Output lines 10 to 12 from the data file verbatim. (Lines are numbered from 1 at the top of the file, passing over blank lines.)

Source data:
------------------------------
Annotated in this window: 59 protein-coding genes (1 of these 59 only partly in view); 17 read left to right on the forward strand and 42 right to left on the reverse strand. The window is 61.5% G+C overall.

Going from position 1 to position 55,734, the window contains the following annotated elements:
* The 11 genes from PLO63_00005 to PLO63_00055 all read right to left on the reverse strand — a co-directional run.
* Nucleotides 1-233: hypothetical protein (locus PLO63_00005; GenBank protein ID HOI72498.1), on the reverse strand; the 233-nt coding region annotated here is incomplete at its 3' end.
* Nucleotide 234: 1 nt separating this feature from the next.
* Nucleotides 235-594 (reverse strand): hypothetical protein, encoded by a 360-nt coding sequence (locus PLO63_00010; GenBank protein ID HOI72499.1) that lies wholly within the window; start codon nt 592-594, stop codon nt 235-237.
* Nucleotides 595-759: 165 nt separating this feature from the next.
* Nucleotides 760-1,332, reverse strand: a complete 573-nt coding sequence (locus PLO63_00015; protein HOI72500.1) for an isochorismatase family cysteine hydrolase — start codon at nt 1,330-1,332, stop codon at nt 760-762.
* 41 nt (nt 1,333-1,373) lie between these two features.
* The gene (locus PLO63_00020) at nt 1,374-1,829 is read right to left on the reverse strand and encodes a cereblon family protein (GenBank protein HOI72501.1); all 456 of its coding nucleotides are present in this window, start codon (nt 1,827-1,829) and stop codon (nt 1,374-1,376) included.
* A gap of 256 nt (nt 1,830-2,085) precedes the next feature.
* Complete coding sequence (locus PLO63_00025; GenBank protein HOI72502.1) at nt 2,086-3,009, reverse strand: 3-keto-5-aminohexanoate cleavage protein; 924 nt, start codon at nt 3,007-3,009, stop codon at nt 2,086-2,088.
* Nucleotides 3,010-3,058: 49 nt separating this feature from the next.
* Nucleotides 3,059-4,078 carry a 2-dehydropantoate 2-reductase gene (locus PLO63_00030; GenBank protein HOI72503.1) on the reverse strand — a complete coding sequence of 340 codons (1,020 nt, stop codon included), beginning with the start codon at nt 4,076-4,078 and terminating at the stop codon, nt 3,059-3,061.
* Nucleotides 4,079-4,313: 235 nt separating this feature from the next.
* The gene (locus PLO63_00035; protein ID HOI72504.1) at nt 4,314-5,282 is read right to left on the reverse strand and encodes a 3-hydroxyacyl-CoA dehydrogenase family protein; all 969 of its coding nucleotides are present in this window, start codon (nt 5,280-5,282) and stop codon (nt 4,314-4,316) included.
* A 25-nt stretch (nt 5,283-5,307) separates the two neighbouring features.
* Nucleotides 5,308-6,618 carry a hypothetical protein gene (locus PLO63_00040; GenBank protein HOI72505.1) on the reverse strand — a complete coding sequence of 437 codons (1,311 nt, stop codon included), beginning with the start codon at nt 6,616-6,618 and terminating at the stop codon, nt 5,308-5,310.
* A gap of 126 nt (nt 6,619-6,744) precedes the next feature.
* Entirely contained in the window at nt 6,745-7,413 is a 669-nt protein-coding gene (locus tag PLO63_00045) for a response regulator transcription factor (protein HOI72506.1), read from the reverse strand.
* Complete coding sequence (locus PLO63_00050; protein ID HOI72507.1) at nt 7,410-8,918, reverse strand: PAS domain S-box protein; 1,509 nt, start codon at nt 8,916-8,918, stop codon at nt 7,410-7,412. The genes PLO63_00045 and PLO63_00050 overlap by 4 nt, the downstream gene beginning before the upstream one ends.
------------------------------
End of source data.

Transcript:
* The gene (locus PLO63_00020) at nt 1,374-1,829 is read right to left on the reverse strand and encodes a cereblon family protein (GenBank protein HOI72501.1); all 456 of its coding nucleotides are present in this window, start codon (nt 1,827-1,829) and stop codon (nt 1,374-1,376) included.
* A gap of 256 nt (nt 1,830-2,085) precedes the next feature.
* Complete coding sequence (locus PLO63_00025; GenBank protein HOI72502.1) at nt 2,086-3,009, reverse strand: 3-keto-5-aminohexanoate cleavage protein; 924 nt, start codon at nt 3,007-3,009, stop codon at nt 2,086-2,088.